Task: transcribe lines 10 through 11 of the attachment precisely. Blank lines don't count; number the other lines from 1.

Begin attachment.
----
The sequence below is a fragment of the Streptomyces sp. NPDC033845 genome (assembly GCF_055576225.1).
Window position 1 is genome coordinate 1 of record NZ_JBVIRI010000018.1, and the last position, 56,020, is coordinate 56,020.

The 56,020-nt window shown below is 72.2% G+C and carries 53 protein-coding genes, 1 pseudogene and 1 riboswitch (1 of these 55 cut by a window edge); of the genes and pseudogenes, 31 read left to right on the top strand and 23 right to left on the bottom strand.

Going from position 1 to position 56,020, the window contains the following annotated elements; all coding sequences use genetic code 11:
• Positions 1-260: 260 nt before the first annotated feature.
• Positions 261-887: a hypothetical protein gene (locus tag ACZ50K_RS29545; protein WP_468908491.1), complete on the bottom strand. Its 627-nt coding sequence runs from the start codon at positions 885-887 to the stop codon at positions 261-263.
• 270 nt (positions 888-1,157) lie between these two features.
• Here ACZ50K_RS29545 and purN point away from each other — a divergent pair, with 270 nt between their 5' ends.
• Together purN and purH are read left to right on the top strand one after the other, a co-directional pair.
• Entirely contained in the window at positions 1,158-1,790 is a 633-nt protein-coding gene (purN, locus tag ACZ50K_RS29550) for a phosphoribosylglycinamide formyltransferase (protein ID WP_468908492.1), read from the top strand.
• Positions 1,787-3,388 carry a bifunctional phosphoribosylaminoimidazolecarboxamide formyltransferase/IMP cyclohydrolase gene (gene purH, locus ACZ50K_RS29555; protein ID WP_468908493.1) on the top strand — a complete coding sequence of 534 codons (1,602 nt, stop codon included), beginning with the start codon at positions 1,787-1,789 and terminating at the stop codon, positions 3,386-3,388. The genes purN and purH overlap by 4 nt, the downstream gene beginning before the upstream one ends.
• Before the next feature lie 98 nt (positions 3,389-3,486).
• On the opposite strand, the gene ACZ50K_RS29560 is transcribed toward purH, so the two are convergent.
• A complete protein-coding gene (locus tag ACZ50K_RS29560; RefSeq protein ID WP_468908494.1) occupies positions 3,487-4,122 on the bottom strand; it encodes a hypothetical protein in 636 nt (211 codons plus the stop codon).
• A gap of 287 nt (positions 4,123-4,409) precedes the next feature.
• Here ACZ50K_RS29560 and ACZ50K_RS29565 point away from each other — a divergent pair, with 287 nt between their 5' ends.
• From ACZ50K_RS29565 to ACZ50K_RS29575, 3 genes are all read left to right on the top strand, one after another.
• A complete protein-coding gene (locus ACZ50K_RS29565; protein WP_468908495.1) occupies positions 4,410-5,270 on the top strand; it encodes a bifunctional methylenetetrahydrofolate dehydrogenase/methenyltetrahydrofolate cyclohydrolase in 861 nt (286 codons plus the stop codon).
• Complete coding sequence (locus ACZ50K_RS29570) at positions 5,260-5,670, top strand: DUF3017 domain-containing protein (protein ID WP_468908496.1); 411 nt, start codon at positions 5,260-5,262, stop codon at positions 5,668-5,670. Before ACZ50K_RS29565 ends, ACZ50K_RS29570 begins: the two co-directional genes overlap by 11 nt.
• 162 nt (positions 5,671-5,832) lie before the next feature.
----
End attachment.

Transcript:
• Entirely contained in the window at positions 1,158-1,790 is a 633-nt protein-coding gene (purN, locus tag ACZ50K_RS29550) for a phosphoribosylglycinamide formyltransferase (protein ID WP_468908492.1), read from the top strand.
• Positions 1,787-3,388 carry a bifunctional phosphoribosylaminoimidazolecarboxamide formyltransferase/IMP cyclohydrolase gene (gene purH, locus ACZ50K_RS29555; protein ID WP_468908493.1) on the top strand — a complete coding sequence of 534 codons (1,602 nt, stop codon included), beginning with the start codon at positions 1,787-1,789 and terminating at the stop codon, positions 3,386-3,388. The genes purN and purH overlap by 4 nt, the downstream gene beginning before the upstream one ends.